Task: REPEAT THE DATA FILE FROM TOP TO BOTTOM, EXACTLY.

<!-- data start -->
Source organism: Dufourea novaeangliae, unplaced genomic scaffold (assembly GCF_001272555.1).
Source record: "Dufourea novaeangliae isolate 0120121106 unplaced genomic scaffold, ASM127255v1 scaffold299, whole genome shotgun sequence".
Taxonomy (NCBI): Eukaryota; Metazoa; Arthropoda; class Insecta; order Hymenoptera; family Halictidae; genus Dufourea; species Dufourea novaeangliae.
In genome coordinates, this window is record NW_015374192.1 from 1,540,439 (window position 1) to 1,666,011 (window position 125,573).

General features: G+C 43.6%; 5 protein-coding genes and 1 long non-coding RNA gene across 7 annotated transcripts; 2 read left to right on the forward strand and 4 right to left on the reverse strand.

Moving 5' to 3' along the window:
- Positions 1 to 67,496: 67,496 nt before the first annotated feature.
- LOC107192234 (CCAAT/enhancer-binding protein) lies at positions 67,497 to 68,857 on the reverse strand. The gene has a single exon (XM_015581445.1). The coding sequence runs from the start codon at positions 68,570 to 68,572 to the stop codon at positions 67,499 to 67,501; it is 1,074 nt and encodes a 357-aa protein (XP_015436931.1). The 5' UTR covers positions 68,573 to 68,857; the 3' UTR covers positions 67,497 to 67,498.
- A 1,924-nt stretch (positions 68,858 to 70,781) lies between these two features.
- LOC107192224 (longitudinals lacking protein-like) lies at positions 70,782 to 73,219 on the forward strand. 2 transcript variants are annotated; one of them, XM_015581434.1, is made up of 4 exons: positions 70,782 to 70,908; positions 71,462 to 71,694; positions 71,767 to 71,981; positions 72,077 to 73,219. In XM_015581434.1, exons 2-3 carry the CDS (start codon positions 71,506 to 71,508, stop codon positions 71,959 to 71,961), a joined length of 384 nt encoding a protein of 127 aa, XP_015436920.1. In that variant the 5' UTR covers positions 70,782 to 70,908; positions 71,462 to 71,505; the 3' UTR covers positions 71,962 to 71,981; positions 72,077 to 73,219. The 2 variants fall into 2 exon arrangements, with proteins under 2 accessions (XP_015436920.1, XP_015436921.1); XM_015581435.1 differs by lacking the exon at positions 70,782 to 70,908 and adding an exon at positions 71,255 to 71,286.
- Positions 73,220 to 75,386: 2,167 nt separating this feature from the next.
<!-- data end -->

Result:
Source organism: Dufourea novaeangliae, unplaced genomic scaffold (assembly GCF_001272555.1).
Source record: "Dufourea novaeangliae isolate 0120121106 unplaced genomic scaffold, ASM127255v1 scaffold299, whole genome shotgun sequence".
Taxonomy (NCBI): Eukaryota; Metazoa; Arthropoda; class Insecta; order Hymenoptera; family Halictidae; genus Dufourea; species Dufourea novaeangliae.
In genome coordinates, this window is record NW_015374192.1 from 1,540,439 (window position 1) to 1,666,011 (window position 125,573).

General features: G+C 43.6%; 5 protein-coding genes and 1 long non-coding RNA gene across 7 annotated transcripts; 2 read left to right on the forward strand and 4 right to left on the reverse strand.

Moving 5' to 3' along the window:
- Positions 1 to 67,496: 67,496 nt before the first annotated feature.
- LOC107192234 (CCAAT/enhancer-binding protein) lies at positions 67,497 to 68,857 on the reverse strand. The gene has a single exon (XM_015581445.1). The coding sequence runs from the start codon at positions 68,570 to 68,572 to the stop codon at positions 67,499 to 67,501; it is 1,074 nt and encodes a 357-aa protein (XP_015436931.1). The 5' UTR covers positions 68,573 to 68,857; the 3' UTR covers positions 67,497 to 67,498.
- A 1,924-nt stretch (positions 68,858 to 70,781) lies between these two features.
- LOC107192224 (longitudinals lacking protein-like) lies at positions 70,782 to 73,219 on the forward strand. 2 transcript variants are annotated; one of them, XM_015581434.1, is made up of 4 exons: positions 70,782 to 70,908; positions 71,462 to 71,694; positions 71,767 to 71,981; positions 72,077 to 73,219. In XM_015581434.1, exons 2-3 carry the CDS (start codon positions 71,506 to 71,508, stop codon positions 71,959 to 71,961), a joined length of 384 nt encoding a protein of 127 aa, XP_015436920.1. In that variant the 5' UTR covers positions 70,782 to 70,908; positions 71,462 to 71,505; the 3' UTR covers positions 71,962 to 71,981; positions 72,077 to 73,219. The 2 variants fall into 2 exon arrangements, with proteins under 2 accessions (XP_015436920.1, XP_015436921.1); XM_015581435.1 differs by lacking the exon at positions 70,782 to 70,908 and adding an exon at positions 71,255 to 71,286.
- Positions 73,220 to 75,386: 2,167 nt separating this feature from the next.